Business ethics – a specific subsystem of public morality and social ethics, partly coinciding with labor morality and with a particular sector of professional decency. In its essential and explicit content, it is connected with entrepreneurship as a type of management that occurs in the early industrial civilization in the era of the initial accumulation of capital and is based on private property, commodity-money relations and economic freedoms. Concerning the profit of the entrepreneur prevail productive-creative, rather than consumer-distributive motivation motives.
As a manifestation of the particular ethos of economic behavior and the “spirit of capitalism“, entrepreneurship was explored by M. Weber, V. Sombart, E.Trelch, H. Schmoller, T. Parsons. The image of entrepreneurship that developed thanks to these studies differed from the one that developed in the classical political economy, which considered the economic processes and the “economic man” in isolation from each other. Such a person was treated as a completely autonomous personality, an egoist, sometimes a “reasonable”, and a calculating rationalist. Sociology and theoretical ethics, in part, and modern economic theory tend to bridge the gap between economic processes and the personal factor. “Economic man” – and the entrepreneur turns out to be such in the first place – cannot but take into account social, including moral, norms. In the case when these standards are not taken from imitation or adaptation, but confidently, there is an entrepreneurial ethic, and the whole sum of life attitudes, value orientations, proper motivation forms a professional ethos of management.
Business activity, the market way of gaining income, carried out within the framework of legislation and observing the rules of “fair play”, have morally a positive value, since in this case the activity of an business is socially useful, and entrepreneurial income is associated with his organizational and creative efforts, with pay for competence, understanding of the situation, the burden of risk and individual responsibility. It does not follow from this that efficiency and utility are always morally justified. Moreover, the strategically effective itself depends on the compliance of businessman with the rules of “fair play” as a condition for long-term personal success and public effectiveness. It is in this sense that “it is profitable to be ethical.” Economists are not unanimous in their judgments on this issue. So, M.Fridman and his school consider morally admissible actions of a businessman if they are focused on the achievement of profit and do not come into conflict with legal restrictions. At the same time, F.Hayek and his followers believe that the norms and rules of “fair play”, standards of economic behavior should not be interpreted situationally because they have the character of unconditional behavior.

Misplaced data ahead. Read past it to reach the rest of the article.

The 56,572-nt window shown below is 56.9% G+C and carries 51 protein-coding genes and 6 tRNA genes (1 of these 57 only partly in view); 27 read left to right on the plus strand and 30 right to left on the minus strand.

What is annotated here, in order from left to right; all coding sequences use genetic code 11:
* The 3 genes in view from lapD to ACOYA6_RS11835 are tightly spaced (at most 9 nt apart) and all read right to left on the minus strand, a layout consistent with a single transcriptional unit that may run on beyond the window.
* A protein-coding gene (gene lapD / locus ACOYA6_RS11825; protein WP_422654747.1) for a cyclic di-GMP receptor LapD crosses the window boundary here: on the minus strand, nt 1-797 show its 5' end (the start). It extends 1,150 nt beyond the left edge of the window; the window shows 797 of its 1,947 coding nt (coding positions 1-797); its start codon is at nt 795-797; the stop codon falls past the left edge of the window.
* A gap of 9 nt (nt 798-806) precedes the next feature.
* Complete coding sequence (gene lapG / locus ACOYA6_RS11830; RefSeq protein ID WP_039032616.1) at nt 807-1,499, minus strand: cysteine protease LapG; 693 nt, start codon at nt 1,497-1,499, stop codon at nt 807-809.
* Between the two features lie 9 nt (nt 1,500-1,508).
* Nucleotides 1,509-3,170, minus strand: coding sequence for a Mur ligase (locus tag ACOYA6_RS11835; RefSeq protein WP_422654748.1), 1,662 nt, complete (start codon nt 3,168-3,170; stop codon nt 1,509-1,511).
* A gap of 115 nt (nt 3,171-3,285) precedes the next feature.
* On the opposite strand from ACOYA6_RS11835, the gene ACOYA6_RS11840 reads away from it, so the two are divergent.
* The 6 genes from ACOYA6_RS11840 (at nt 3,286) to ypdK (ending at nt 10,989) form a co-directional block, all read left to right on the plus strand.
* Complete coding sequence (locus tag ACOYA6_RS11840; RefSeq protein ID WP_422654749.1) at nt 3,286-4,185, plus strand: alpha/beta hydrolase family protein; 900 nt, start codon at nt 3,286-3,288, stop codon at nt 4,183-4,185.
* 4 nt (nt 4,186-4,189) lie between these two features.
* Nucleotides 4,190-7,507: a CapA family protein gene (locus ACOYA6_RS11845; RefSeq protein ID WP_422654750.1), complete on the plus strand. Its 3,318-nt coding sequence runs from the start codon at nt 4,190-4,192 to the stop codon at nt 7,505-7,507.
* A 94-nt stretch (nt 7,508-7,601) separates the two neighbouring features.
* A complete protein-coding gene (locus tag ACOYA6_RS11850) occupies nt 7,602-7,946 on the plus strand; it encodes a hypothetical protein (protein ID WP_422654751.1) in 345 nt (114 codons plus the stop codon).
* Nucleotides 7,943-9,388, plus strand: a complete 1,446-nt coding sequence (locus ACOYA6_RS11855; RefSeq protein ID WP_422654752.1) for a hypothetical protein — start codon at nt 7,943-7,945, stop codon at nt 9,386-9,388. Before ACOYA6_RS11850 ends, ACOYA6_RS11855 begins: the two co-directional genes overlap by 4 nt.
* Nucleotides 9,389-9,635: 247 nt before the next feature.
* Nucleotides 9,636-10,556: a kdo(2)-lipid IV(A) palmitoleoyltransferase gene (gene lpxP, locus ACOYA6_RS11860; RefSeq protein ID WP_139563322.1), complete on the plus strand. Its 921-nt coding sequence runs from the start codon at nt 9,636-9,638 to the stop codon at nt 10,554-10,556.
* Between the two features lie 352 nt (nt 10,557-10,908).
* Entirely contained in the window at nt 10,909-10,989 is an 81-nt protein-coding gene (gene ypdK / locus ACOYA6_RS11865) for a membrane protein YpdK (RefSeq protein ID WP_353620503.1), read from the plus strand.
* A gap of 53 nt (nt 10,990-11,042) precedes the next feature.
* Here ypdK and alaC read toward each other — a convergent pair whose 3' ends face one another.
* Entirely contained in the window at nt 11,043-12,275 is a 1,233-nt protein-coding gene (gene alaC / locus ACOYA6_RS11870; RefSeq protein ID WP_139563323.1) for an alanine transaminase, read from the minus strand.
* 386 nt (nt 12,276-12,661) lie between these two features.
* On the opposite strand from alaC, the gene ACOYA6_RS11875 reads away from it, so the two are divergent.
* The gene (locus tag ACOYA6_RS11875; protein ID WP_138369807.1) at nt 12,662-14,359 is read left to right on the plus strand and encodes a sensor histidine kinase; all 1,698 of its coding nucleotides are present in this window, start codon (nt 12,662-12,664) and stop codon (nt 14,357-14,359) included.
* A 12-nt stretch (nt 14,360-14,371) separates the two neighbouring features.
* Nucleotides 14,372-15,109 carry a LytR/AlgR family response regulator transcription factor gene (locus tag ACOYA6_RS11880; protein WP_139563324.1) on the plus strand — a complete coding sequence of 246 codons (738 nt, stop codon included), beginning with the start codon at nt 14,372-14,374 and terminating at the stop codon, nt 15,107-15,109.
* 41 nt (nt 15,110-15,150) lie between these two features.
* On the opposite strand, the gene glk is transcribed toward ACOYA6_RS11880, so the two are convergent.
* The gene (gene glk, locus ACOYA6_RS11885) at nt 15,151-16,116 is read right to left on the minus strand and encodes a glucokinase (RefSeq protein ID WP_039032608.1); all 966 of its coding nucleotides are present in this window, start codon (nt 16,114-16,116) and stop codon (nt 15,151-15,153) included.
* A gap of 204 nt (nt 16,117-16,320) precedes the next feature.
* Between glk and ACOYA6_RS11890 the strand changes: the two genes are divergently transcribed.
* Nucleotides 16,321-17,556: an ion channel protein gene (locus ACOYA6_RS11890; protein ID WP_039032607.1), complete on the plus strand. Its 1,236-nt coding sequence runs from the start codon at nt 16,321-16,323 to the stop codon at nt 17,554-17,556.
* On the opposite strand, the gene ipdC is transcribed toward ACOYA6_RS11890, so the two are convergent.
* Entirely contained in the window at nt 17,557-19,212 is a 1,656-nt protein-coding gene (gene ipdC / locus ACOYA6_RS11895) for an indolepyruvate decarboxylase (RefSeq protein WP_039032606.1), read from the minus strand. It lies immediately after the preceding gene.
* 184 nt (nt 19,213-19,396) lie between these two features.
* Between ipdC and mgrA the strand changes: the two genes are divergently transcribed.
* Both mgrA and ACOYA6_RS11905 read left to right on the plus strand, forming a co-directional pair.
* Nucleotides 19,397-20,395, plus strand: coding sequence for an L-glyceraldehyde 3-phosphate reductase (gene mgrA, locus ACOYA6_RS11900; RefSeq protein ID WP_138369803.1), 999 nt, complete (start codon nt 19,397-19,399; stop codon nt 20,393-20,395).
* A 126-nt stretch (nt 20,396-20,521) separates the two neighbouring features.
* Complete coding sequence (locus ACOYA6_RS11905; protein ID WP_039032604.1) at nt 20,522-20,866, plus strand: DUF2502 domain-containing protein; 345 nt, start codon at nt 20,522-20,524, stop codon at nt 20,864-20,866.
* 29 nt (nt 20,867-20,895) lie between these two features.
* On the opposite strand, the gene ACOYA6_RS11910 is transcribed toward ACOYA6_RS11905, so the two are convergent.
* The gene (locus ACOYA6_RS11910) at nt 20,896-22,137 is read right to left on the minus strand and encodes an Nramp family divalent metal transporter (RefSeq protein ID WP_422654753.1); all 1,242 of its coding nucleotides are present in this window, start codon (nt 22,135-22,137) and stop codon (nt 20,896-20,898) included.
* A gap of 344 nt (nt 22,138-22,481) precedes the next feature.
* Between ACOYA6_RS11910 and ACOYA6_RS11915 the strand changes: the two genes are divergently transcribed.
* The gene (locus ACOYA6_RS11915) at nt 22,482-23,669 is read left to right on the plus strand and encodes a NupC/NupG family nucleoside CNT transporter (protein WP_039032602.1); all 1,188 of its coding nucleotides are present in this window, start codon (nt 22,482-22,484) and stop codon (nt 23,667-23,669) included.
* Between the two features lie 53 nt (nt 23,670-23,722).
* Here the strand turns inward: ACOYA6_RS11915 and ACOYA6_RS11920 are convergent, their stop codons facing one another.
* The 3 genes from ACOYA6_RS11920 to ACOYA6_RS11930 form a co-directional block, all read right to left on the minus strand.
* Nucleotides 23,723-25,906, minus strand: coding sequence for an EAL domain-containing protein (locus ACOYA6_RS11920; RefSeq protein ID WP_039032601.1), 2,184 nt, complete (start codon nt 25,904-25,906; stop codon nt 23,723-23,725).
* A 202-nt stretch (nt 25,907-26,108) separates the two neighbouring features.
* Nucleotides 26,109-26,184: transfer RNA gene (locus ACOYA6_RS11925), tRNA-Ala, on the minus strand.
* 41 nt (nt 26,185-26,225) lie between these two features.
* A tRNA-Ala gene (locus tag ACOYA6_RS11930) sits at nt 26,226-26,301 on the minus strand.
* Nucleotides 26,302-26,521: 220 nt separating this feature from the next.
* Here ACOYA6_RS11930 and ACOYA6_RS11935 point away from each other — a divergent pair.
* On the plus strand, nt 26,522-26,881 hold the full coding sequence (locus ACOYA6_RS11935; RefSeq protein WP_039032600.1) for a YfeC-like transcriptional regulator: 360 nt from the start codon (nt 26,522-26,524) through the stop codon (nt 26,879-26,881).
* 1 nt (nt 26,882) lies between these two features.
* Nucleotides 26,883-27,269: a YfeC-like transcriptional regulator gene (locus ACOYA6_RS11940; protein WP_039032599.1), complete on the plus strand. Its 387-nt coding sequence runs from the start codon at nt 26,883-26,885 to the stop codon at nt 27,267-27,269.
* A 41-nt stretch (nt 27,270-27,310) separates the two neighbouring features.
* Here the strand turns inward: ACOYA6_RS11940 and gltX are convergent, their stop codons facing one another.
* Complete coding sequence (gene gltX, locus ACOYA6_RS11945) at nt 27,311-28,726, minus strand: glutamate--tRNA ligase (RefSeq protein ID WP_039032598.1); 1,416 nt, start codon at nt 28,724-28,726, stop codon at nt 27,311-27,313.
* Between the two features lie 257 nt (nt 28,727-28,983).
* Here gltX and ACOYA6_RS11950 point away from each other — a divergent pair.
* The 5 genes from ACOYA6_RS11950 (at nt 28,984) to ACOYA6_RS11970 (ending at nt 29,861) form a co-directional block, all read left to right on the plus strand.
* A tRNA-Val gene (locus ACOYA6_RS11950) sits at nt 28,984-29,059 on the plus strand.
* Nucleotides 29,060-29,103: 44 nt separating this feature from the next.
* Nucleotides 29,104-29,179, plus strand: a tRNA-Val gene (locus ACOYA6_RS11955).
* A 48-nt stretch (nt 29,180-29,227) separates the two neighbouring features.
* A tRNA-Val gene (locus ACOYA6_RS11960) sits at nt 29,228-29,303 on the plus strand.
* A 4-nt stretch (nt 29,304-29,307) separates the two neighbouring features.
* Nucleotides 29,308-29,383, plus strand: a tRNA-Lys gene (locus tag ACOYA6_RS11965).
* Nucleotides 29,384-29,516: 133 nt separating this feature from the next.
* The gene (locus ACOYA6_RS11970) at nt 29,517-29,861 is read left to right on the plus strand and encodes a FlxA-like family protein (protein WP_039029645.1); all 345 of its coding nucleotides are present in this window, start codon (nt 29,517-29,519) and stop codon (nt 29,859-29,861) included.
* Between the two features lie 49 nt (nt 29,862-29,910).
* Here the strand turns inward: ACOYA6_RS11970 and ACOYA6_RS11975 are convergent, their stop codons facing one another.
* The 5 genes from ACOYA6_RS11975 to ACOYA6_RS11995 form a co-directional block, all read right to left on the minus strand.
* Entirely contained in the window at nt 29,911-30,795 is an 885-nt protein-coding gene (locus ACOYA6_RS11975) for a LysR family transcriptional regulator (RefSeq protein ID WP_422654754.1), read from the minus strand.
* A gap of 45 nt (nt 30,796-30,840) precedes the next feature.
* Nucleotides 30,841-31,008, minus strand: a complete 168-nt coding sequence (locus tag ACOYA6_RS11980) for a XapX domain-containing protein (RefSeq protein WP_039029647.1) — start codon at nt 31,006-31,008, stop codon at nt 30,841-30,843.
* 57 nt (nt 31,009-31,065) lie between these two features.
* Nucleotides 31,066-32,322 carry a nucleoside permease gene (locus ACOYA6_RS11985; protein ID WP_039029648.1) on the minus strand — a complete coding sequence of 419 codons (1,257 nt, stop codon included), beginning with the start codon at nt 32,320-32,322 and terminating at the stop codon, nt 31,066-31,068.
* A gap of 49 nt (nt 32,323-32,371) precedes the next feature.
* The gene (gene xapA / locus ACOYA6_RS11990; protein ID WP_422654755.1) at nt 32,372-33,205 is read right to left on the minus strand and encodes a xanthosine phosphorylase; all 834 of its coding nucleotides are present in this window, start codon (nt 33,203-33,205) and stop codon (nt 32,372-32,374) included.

Legal obligations of the businessman (payment of taxes, performance of contracts, promissory notes, provision of certain working conditions and measures for environmental safety, requirements of fair competition, preservation of business reputation) receive additional value as a moral obligation, without which only legal regulation is an insufficient barrier from an unlawful and immoral behavior.
In addition to a completely natural desire for efficiency and profit, the entrepreneur has other motives of activity that have a moral meaning: the desire for self-realization, independence from the custody of various kinds, propensity to charity. Business ethics also regulate relations between entrepreneurs in diverse responsible communities – associations, guilds, corporations. These relationships envisage defending competitive positions, as well as solidarity ties, cooperative and organizational programs of activity. The latter is built on the principles of equality, trust, mutual respect, mutual assistance, and responsibility.
Studies of entrepreneurial ethics and business have been carried out since the beginning of the 20th century and have developed most in recent decades, which resulted in the publication of a significant number of fundamental and popular works, special journals, the formation of a network of research centers, the holding of many regional conferences and even a world congress (1996). Of particular interest are studies of the national specifics of the spirit of entrepreneurship, cultural and local models of entrepreneurial ethos, in which the different, often asymmetric configuration of fundamental values is revealed.